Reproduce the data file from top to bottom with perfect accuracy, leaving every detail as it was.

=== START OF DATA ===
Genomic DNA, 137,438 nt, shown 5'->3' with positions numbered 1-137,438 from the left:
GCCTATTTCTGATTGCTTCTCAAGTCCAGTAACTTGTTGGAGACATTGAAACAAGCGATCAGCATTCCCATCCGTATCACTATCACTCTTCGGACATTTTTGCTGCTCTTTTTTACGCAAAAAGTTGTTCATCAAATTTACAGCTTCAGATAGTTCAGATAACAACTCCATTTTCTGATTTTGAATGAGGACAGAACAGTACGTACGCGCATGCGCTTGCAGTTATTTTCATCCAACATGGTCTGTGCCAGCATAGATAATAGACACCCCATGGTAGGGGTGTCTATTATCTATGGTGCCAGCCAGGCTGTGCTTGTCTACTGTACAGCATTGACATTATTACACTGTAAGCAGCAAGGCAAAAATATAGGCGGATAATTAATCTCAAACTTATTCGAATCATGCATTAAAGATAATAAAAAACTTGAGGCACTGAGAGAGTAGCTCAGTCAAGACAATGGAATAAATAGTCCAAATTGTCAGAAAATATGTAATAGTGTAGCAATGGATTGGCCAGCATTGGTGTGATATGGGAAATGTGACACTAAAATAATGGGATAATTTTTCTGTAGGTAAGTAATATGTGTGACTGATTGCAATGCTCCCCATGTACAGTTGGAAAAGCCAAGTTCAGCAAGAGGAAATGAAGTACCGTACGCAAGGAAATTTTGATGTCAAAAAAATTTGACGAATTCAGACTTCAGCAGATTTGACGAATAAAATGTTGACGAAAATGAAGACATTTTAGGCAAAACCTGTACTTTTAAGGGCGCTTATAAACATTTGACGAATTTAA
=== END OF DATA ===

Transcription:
Genomic DNA, 137,438 nt, shown 5'->3' with positions numbered 1-137,438 from the left:
GCCTATTTCTGATTGCTTCTCAAGTCCAGTAACTTGTTGGAGACATTGAAACAAGCGATCAGCATTCCCATCCGTATCACTATCACTCTTCGGACATTTTTGCTGCTCTTTTTTACGCAAAAAGTTGTTCATCAAATTTACAGCTTCAGATAGTTCAGATAACAACTCCATTTTCTGATTTTGAATGAGGACAGAACAGTACGTACGCGCATGCGCTTGCAGTTATTTTCATCCAACATGGTCTGTGCCAGCATAGATAATAGACACCCCATGGTAGGGGTGTCTATTATCTATGGTGCCAGCCAGGCTGTGCTTGTCTACTGTACAGCATTGACATTATTACACTGTAAGCAGCAAGGCAAAAATATAGGCGGATAATTAATCTCAAACTTATTCGAATCATGCATTAAAGATAATAAAAAACTTGAGGCACTGAGAGAGTAGCTCAGTCAAGACAATGGAATAAATAGTCCAAATTGTCAGAAAATATGTAATAGTGTAGCAATGGATTGGCCAGCATTGGTGTGATATGGGAAATGTGACACTAAAATAATGGGATAATTTTTCTGTAGGTAAGTAATATGTGTGACTGATTGCAATGCTCCCCATGTACAGTTGGAAAAGCCAAGTTCAGCAAGAGGAAATGAAGTACCGTACGCAAGGAAATTTTGATGTCAAAAAAATTTGACGAATTCAGACTTCAGCAGATTTGACGAATAAAATGTTGACGAAAATGAAGACATTTTAGGCAAAACCTGTACTTTTAAGGGCGCTTATAAACATTTGACGAATTTAA